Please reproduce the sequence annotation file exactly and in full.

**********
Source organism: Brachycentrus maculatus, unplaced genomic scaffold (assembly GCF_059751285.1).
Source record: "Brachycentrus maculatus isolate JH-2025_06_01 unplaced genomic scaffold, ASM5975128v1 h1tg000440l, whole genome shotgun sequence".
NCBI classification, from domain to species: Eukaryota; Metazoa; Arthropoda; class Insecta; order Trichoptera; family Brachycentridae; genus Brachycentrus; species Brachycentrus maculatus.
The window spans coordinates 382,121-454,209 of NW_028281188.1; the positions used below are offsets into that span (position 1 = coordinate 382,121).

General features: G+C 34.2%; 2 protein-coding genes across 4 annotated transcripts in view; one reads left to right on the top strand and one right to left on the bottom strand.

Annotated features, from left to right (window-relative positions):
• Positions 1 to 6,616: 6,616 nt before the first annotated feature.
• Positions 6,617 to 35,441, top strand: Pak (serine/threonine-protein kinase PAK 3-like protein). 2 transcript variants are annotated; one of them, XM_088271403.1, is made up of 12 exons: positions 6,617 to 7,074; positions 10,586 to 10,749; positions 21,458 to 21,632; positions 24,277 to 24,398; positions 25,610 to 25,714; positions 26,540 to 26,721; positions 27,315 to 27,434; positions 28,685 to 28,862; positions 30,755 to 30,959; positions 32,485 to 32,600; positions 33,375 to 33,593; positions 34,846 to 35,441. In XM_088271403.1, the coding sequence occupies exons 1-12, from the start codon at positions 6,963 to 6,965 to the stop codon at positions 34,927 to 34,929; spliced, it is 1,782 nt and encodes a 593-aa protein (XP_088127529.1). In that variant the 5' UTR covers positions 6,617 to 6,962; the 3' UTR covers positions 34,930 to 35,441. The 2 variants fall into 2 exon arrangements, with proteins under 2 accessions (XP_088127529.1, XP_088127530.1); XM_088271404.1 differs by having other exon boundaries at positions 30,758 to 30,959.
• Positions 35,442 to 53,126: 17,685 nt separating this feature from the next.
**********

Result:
Source organism: Brachycentrus maculatus, unplaced genomic scaffold (assembly GCF_059751285.1).
Source record: "Brachycentrus maculatus isolate JH-2025_06_01 unplaced genomic scaffold, ASM5975128v1 h1tg000440l, whole genome shotgun sequence".
NCBI classification, from domain to species: Eukaryota; Metazoa; Arthropoda; class Insecta; order Trichoptera; family Brachycentridae; genus Brachycentrus; species Brachycentrus maculatus.
The window spans coordinates 382,121-454,209 of NW_028281188.1; the positions used below are offsets into that span (position 1 = coordinate 382,121).

General features: G+C 34.2%; 2 protein-coding genes across 4 annotated transcripts in view; one reads left to right on the top strand and one right to left on the bottom strand.

Annotated features, from left to right (window-relative positions):
• Positions 1 to 6,616: 6,616 nt before the first annotated feature.
• Positions 6,617 to 35,441, top strand: Pak (serine/threonine-protein kinase PAK 3-like protein). 2 transcript variants are annotated; one of them, XM_088271403.1, is made up of 12 exons: positions 6,617 to 7,074; positions 10,586 to 10,749; positions 21,458 to 21,632; positions 24,277 to 24,398; positions 25,610 to 25,714; positions 26,540 to 26,721; positions 27,315 to 27,434; positions 28,685 to 28,862; positions 30,755 to 30,959; positions 32,485 to 32,600; positions 33,375 to 33,593; positions 34,846 to 35,441. In XM_088271403.1, the coding sequence occupies exons 1-12, from the start codon at positions 6,963 to 6,965 to the stop codon at positions 34,927 to 34,929; spliced, it is 1,782 nt and encodes a 593-aa protein (XP_088127529.1). In that variant the 5' UTR covers positions 6,617 to 6,962; the 3' UTR covers positions 34,930 to 35,441. The 2 variants fall into 2 exon arrangements, with proteins under 2 accessions (XP_088127529.1, XP_088127530.1); XM_088271404.1 differs by having other exon boundaries at positions 30,758 to 30,959.
• Positions 35,442 to 53,126: 17,685 nt separating this feature from the next.